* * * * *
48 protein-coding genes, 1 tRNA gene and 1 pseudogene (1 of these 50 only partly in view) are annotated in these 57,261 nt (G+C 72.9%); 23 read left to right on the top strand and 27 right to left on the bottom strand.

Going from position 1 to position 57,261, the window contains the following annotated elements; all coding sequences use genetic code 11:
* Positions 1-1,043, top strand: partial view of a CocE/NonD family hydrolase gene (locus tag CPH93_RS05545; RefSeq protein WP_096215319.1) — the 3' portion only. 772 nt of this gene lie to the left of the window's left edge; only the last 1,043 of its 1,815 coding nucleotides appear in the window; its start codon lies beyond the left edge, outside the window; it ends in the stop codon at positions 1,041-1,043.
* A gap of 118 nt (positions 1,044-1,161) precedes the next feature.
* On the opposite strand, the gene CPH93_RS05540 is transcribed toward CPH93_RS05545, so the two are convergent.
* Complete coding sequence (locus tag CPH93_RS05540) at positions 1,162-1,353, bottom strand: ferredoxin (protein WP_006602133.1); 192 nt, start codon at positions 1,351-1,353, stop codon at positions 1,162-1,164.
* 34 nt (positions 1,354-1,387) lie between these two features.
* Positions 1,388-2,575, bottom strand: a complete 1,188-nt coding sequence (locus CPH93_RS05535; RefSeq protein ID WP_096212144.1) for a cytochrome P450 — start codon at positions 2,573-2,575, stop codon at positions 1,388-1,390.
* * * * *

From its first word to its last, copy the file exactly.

48 protein-coding genes, 1 tRNA gene and 1 pseudogene (1 of these 50 only partly in view) are annotated in these 57,261 nt (G+C 72.9%); 23 read left to right on the top strand and 27 right to left on the bottom strand.

Going from position 1 to position 57,261, the window contains the following annotated elements; all coding sequences use genetic code 11:
* Positions 1-1,043, top strand: partial view of a CocE/NonD family hydrolase gene (locus tag CPH93_RS05545; RefSeq protein WP_096215319.1) — the 3' portion only. 772 nt of this gene lie to the left of the window's left edge; only the last 1,043 of its 1,815 coding nucleotides appear in the window; its start codon lies beyond the left edge, outside the window; it ends in the stop codon at positions 1,041-1,043.
* A gap of 118 nt (positions 1,044-1,161) precedes the next feature.
* On the opposite strand, the gene CPH93_RS05540 is transcribed toward CPH93_RS05545, so the two are convergent.
* Complete coding sequence (locus tag CPH93_RS05540) at positions 1,162-1,353, bottom strand: ferredoxin (protein WP_006602133.1); 192 nt, start codon at positions 1,351-1,353, stop codon at positions 1,162-1,164.
* 34 nt (positions 1,354-1,387) lie between these two features.
* Positions 1,388-2,575, bottom strand: a complete 1,188-nt coding sequence (locus CPH93_RS05535; RefSeq protein ID WP_096212144.1) for a cytochrome P450 — start codon at positions 2,573-2,575, stop codon at positions 1,388-1,390.